But while our mindsets seem to be evolving toward an increasingly informed, inspired, and responsible stance, our satisfaction isn’t necessarily keeping pace. At least not when it comes to mutual enjoyment between heterosexual partners. And especially not when we compare ourselves to—brace yourself, you know what’s coming—our parents’ current sex lives.
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They’ve also been less saturated with the heavy diet of porn we’ve grown up having at our fingertips. Chisholm acknowledges that those films can be a great visual aid to foreplay and a tool to crank up arousal between partners. However, the portrayal of perfectly sculpted breasts, butts, and genitalia that can perform for hours on end may cause performance anxiety for Gen Y members whose self-concepts may still be a little shaky. “Women feel they have to look like the porn stars their partner are viewing, while men compare their penis size to what they see on screen,” Chisholm says. “Lots of younger couples may also want to do something they’ve seen in porn, so there are higher expectations—and more impossible standards.”
Assumptions that we should be able to squirt, maintain hours-long hard-ons, or have perfectly bleached buttholes cranks up our anxiety, traps us in our own heads, and vastly impedes our ability to connect with our partners, she adds. (And our ability to enjoy and explore our own bodies without shame.) End result: “Performance issues occur, trust isn’t established, and we end up disappointed in ourselves and our partners when we can’t measure up,” Chisholm says.
Unfortunately, casual encounters—even if they aren’t as widespread as we’re made to believe—don’t seem to be helping the problem. Notwithstanding the modern millennial male’s growing interest in getting their girlfriends off (and, in some cases, their valiant efforts to actually do so), women are still having fewer orgasms than men
Studies show those with a double X chromosome need a little more connection than three beers’ worth of taking the edge off to actually, well, get off. It doesn’t help that they’re more preoccupied with pleasing the naked man in their dorm room (or newly rented apartment) than with their own pleasure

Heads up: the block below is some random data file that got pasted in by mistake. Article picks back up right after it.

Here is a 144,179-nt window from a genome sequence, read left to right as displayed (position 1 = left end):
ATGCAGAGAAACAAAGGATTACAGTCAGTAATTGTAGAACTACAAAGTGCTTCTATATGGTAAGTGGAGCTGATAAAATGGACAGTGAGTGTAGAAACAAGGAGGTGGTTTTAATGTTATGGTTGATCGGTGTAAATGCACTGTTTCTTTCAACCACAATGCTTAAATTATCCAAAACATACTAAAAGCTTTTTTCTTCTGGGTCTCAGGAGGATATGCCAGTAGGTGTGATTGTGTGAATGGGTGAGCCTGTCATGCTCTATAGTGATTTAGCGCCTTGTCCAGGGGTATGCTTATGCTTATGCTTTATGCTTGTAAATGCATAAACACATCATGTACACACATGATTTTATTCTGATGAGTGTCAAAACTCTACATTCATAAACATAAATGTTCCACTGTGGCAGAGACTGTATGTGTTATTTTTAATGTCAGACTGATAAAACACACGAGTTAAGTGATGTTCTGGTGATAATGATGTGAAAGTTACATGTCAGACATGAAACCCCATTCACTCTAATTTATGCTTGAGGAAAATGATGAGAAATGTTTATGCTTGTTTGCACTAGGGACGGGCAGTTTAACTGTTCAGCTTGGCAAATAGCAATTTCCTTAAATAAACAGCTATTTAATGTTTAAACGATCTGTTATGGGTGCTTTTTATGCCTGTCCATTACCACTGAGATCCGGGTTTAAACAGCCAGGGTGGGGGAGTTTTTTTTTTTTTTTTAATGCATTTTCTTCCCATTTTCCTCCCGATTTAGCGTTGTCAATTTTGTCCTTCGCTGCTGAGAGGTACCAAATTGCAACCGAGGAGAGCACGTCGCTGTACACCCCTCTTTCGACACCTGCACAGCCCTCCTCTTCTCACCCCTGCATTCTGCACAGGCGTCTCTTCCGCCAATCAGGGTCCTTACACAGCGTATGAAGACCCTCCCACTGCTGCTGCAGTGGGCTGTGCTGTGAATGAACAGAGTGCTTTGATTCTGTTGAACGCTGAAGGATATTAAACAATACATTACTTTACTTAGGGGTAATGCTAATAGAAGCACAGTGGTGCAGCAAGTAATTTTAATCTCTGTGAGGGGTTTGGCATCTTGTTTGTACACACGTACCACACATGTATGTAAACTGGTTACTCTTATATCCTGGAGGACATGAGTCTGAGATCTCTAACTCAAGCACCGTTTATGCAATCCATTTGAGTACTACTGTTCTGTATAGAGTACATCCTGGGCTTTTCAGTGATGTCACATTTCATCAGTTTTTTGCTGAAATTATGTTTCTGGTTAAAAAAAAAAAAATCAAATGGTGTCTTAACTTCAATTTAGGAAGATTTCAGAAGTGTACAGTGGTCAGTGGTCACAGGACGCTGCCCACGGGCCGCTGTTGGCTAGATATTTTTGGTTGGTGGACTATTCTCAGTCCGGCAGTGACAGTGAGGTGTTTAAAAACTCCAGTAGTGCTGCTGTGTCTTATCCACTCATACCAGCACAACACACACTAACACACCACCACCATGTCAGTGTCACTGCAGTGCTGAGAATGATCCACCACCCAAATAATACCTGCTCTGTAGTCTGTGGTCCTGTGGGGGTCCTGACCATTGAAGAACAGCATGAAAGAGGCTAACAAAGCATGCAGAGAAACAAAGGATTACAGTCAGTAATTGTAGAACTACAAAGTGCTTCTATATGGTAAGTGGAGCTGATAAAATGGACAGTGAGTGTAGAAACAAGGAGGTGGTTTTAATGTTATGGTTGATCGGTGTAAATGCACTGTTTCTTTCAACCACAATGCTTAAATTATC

“Despite the knowledge college-aged women and men may have about the clitoris, putting that information into action isn’t part of the hookup script. Hooking up just isn’t really about female orgasms; it’s all about providing men with physical pleasure,” says sexuality researcher Lisa Wade, Ph.D.
This may be why lesbians report climaxing more often than straight gals. One fascinating study found that gay women come 13 percent more often than hetero women and nearly 20 percent more than women who identify as bi
Wade warns against interpreting this all as a sign that straight millennial women aren’t having good sex. Clearly there’s something young women are getting out of boinking too, even if it isn’t an orgasm. Wade believes that women have sex “because they want to know that they can. They feel affirmed and derive a lot of pleasure from the game of attraction—the status tied up in the morning after tell-alls with their girlfriends and figuring out where they stand in the erotic hierarchy.”
Whether she’s right or not, once they lock down a committed mate, “college women’s orgasm frequency in relationships is way better than anything I’ve seen,” Wade says, referring to data compiled by Armstrong.
Getting to know our bodies takes time, effort, and a lot of coordination with the other person we’re hooking up with. In this regard, our parents’ generation may be leagues ahead of us. But so long as we play it safe (i.e. wear protection), take the time to get to know our partners (read: make sure we’re comfortable enough with them to communicate our wants and needs), and realize the sex we may watch on-screen isn’t entirely realistic, we’re in a prime position (no pun intended) to put the immense amount of information we have at our fingertips about sexual functioning into highly rewarding action. Who knows? By the time we hit our parents’ age, we may be able to surpass their satisfaction.